How can we make herbicides live hard and die old?
The old rock star adage is 'live hard, die young'. Keith Richards, on the other hand, has somehow managed to buck the trend and 'live hard, (and will) die old'. How Keith has lived so long will go down as one of the world's great unsolved mysteries.
Many herbicides are 'living hard, dying young'.
We need to work out how to get herbicides to 'live hard, die old'.
Back in 2006, Pat Tranel and others from the University of Illinois were investigating the first reports of glyphosate resistant waterhemp in the USA. As they travelled around they saw completely weed free fields, while other fields had glyphosate resistant waterhemp exploding out of the top of the crop.
Fast forward to 2010 and these same researchers set out to discover why. They worked with a local spray contractor who provided them with nearly 500 site years of data from 105 fields. They looked at everything from environment, to soil, to landscape and management.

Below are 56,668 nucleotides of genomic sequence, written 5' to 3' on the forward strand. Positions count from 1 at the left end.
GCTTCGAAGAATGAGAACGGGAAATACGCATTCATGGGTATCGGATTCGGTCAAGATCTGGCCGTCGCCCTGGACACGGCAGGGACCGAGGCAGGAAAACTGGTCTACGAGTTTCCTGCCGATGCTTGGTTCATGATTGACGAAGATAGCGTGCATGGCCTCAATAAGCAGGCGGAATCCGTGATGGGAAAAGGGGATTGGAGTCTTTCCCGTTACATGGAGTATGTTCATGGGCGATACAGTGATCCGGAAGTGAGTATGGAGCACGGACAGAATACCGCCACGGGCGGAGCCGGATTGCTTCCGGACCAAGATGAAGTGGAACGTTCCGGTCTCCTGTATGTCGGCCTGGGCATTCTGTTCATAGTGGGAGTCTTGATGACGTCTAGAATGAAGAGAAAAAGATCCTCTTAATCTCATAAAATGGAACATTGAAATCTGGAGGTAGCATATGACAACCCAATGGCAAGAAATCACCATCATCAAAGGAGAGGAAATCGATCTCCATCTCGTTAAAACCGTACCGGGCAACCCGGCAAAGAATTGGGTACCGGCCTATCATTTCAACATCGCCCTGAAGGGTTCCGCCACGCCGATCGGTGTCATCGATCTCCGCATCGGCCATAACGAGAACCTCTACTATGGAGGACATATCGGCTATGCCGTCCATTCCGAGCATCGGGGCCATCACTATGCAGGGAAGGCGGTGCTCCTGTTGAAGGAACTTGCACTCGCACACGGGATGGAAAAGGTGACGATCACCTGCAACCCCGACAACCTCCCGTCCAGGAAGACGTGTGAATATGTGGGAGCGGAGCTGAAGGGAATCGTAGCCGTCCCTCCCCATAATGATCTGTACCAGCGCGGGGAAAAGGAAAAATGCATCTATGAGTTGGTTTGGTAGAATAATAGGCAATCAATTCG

They found that the difference was due to management, specifically, growers that have used full rates of herbicides in mixes.
Growers that used 2.5 herbicide modes of action (MOA's) on average per application were 83 times less likely to have glyphosate resistance than growers that had mixed 1.5 MOA's on average.
They concluded that mixing herbicides is better than rotating between them to prevent herbicide resistance. Pat summed it up perfectly by saying 'rotating herbicides buys you time, mixing buys you shots'.
Using herbicides in mixes at full rates may be the key for herbicides to 'live hard, die old'.
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|Creation Date:||29 July 2015|
|Last Reviewed:||29 July 2015|